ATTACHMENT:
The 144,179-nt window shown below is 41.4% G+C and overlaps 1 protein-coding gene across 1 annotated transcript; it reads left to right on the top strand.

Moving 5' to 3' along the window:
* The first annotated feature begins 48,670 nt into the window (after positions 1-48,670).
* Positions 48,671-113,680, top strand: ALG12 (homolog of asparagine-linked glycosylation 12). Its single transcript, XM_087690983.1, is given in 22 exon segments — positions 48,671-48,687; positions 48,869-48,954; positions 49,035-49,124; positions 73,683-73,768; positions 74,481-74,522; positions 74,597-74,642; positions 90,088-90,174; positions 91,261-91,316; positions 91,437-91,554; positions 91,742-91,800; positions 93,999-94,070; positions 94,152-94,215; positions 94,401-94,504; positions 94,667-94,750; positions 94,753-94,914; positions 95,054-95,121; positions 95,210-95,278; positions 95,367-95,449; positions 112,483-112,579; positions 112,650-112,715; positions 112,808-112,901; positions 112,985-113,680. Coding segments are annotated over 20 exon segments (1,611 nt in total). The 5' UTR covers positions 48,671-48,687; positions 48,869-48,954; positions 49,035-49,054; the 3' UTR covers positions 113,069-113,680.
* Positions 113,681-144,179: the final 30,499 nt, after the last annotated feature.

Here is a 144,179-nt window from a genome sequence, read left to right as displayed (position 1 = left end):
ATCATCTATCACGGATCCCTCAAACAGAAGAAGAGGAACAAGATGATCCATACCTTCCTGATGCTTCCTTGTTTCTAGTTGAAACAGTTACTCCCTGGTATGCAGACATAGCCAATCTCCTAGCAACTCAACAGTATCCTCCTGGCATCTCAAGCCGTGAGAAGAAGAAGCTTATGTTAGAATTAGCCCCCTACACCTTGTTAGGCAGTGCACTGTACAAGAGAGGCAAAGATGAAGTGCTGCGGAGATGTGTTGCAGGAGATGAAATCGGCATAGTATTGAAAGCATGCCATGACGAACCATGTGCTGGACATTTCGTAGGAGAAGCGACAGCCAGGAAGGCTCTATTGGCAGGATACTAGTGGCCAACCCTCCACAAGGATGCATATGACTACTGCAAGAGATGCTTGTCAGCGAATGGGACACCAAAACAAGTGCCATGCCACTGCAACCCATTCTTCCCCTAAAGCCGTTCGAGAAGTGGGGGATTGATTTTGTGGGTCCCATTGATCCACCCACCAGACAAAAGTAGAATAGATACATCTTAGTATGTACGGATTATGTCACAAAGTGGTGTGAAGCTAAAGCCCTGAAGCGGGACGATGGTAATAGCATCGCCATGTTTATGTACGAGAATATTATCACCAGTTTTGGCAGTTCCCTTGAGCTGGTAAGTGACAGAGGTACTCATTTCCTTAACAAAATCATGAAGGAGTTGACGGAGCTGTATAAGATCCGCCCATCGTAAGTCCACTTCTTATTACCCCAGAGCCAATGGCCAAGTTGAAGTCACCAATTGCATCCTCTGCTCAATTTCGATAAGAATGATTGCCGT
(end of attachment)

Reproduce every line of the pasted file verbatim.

The 144,179-nt window shown below is 41.4% G+C and overlaps 1 protein-coding gene across 1 annotated transcript; it reads left to right on the top strand.

Moving 5' to 3' along the window:
* The first annotated feature begins 48,670 nt into the window (after positions 1-48,670).
* Positions 48,671-113,680, top strand: ALG12 (homolog of asparagine-linked glycosylation 12). Its single transcript, XM_087690983.1, is given in 22 exon segments — positions 48,671-48,687; positions 48,869-48,954; positions 49,035-49,124; positions 73,683-73,768; positions 74,481-74,522; positions 74,597-74,642; positions 90,088-90,174; positions 91,261-91,316; positions 91,437-91,554; positions 91,742-91,800; positions 93,999-94,070; positions 94,152-94,215; positions 94,401-94,504; positions 94,667-94,750; positions 94,753-94,914; positions 95,054-95,121; positions 95,210-95,278; positions 95,367-95,449; positions 112,483-112,579; positions 112,650-112,715; positions 112,808-112,901; positions 112,985-113,680. Coding segments are annotated over 20 exon segments (1,611 nt in total). The 5' UTR covers positions 48,671-48,687; positions 48,869-48,954; positions 49,035-49,054; the 3' UTR covers positions 113,069-113,680.
* Positions 113,681-144,179: the final 30,499 nt, after the last annotated feature.

Here is a 144,179-nt window from a genome sequence, read left to right as displayed (position 1 = left end):
ATCATCTATCACGGATCCCTCAAACAGAAGAAGAGGAACAAGATGATCCATACCTTCCTGATGCTTCCTTGTTTCTAGTTGAAACAGTTACTCCCTGGTATGCAGACATAGCCAATCTCCTAGCAACTCAACAGTATCCTCCTGGCATCTCAAGCCGTGAGAAGAAGAAGCTTATGTTAGAATTAGCCCCCTACACCTTGTTAGGCAGTGCACTGTACAAGAGAGGCAAAGATGAAGTGCTGCGGAGATGTGTTGCAGGAGATGAAATCGGCATAGTATTGAAAGCATGCCATGACGAACCATGTGCTGGACATTTCGTAGGAGAAGCGACAGCCAGGAAGGCTCTATTGGCAGGATACTAGTGGCCAACCCTCCACAAGGATGCATATGACTACTGCAAGAGATGCTTGTCAGCGAATGGGACACCAAAACAAGTGCCATGCCACTGCAACCCATTCTTCCCCTAAAGCCGTTCGAGAAGTGGGGGATTGATTTTGTGGGTCCCATTGATCCACCCACCAGACAAAAGTAGAATAGATACATCTTAGTATGTACGGATTATGTCACAAAGTGGTGTGAAGCTAAAGCCCTGAAGCGGGACGATGGTAATAGCATCGCCATGTTTATGTACGAGAATATTATCACCAGTTTTGGCAGTTCCCTTGAGCTGGTAAGTGACAGAGGTACTCATTTCCTTAACAAAATCATGAAGGAGTTGACGGAGCTGTATAAGATCCGCCCATCGTAAGTCCACTTCTTATTACCCCAGAGCCAATGGCCAAGTTGAAGTCACCAATTGCATCCTCTGCTCAATTTCGATAAGAATGATTGCCGT